Climate change fears keep Greece away from coal weaning | archives, greece, history & science
KOZANI, Greece – Greece wants to move away from coal because of climate change but cannot yet move away from coal – because of climate change.
This is the conundrum facing the New Democracy government of Prime Minister Kyriakos Mitsotakis, who said the wildfires raging this summer were due to climate change, creating a record-breaking heat wave, turning forests into powder kegs.
But at the same time, the government had to turn to coal-fired power plants again to keep the electricity humming during the heatwave and the loss of power due to fires in some places, creating a dilemma.
In an article, POLITICO reported that the problem – propelled by extreme weather conditions – has delayed Greece from trying to both deal with climate change and move away from coal, as the country has no nuclear energy, nor the widespread use of solar energy or other sustainable sources despite a plethora of sunshine.
Earlier this year, record snowfall led to long power outages and the government urged Greeks to save electricity, an added stress which the site said has raised doubts about the government’s ambitious plan to stop using coal-fired power plants.
Current plans are to shut down all existing plants by 2023 and leave only one new plant (currently under construction) operational until 2028 and the government is stepping up wind and solar power, which provide around 25%. of electricity, a target of 95% by 2050..
But the rapid shutdown of coal-fired power plants increases the risk of power outages, especially in emergencies, some experts have said, a dangerous prospect of climate change that skeptics deny continues to bring wild weather.
Continued phase-out will create capacity problems and “system gaps,” Manousos Manousakis, CEO of ADMIE, Greece’s transmission system operator, told a conference in July .
Manousakis called for a cautious transition “between the lignite era and the green era”, saying it was better to be “safe than sorry”, perpetuating the bitter struggle between environmentalists and coal donors, l industry providing jobs in Greece.
Coal-fired power plants are, however, contributing to climate change that the government has said it wants to stop but needs the power plants that are creating the problem, seemingly unsolvable for now.
NO DIAMONDS IN THE COAL
Coal-fired power plants account for 45% of Greece’s toxic emissions, which must be reduced to meet climate change targets – but the facilities are needed to continue providing electricity.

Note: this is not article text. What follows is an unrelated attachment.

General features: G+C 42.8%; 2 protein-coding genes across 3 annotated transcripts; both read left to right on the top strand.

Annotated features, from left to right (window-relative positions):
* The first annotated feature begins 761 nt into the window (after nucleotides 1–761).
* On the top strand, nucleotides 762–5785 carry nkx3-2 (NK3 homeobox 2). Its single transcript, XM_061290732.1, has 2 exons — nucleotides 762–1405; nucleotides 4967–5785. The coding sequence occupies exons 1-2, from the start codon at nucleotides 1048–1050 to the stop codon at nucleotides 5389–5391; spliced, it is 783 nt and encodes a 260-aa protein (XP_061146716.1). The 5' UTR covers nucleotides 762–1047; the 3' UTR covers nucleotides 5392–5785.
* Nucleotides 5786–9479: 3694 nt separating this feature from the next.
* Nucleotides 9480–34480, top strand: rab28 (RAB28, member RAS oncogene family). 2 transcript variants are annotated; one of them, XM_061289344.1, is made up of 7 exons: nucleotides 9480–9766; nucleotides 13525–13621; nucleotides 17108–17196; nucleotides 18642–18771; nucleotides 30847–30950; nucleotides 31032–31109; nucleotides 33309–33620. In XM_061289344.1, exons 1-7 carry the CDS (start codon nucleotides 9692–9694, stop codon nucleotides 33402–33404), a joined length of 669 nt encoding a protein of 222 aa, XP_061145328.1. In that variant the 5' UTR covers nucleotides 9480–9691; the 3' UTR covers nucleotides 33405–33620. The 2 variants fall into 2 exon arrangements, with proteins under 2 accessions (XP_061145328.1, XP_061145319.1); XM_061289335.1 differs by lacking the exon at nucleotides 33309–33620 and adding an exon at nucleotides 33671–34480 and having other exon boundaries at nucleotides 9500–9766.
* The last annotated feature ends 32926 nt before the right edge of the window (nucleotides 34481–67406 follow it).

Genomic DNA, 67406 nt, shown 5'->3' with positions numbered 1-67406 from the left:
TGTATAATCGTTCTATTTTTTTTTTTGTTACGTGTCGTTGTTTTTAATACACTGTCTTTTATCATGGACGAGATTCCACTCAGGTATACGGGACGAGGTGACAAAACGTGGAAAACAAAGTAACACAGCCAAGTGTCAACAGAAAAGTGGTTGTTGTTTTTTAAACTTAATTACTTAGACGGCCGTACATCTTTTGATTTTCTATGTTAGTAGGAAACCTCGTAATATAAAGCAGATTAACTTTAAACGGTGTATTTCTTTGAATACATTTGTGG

“It is not an easy task but it is possible,” said Pantelis Capros, professor of energy economics at the National Technical University of Athens and appointed by the government to design a management mechanism for the adequacy of the energy network. “Climate change is happening much faster than expected,” he told POLITICO.
Greece’s lignite consumption fell 49% in 2020 as the COVID-19 pandemic raged, from 26.6 million tonnes in 2019 to 13.6 million tonnes in 2020, according to Eurostat, a trend across the EU.
Greece’s power company PPC wants to speed up the move away from coal because of plant running costs, but the government has also pledged to maintain and subsidize rising energy costs to appease voters.
“We need to get rid of the coal as quickly as possible,” said Nikos Mantzaris, senior policy analyst and partner of Green Tank, an NGO.
He said that PPC cannot afford the rising carbon costs which “will end up being passed on to Greek consumers and Greek industries, which are already uncompetitive with their EU peers due to taxes and high costs ”, requiring more investment in renewable energies and energy storage units.
In August, the Energy Ministry decided to extend the use of a lignite station in the Peloponnese until September 10, citing “the urgent need to meet emergency energy needs caused by extreme weather conditions. , prolonged heat waves and devastating fires ”.
Energy officials have said no further coal-fired power plants are expected to be shut down until alternative forms of energy – such as two gas-fired units with a capacity of 1,500 MW which should be ready. next year – be available, the report also added.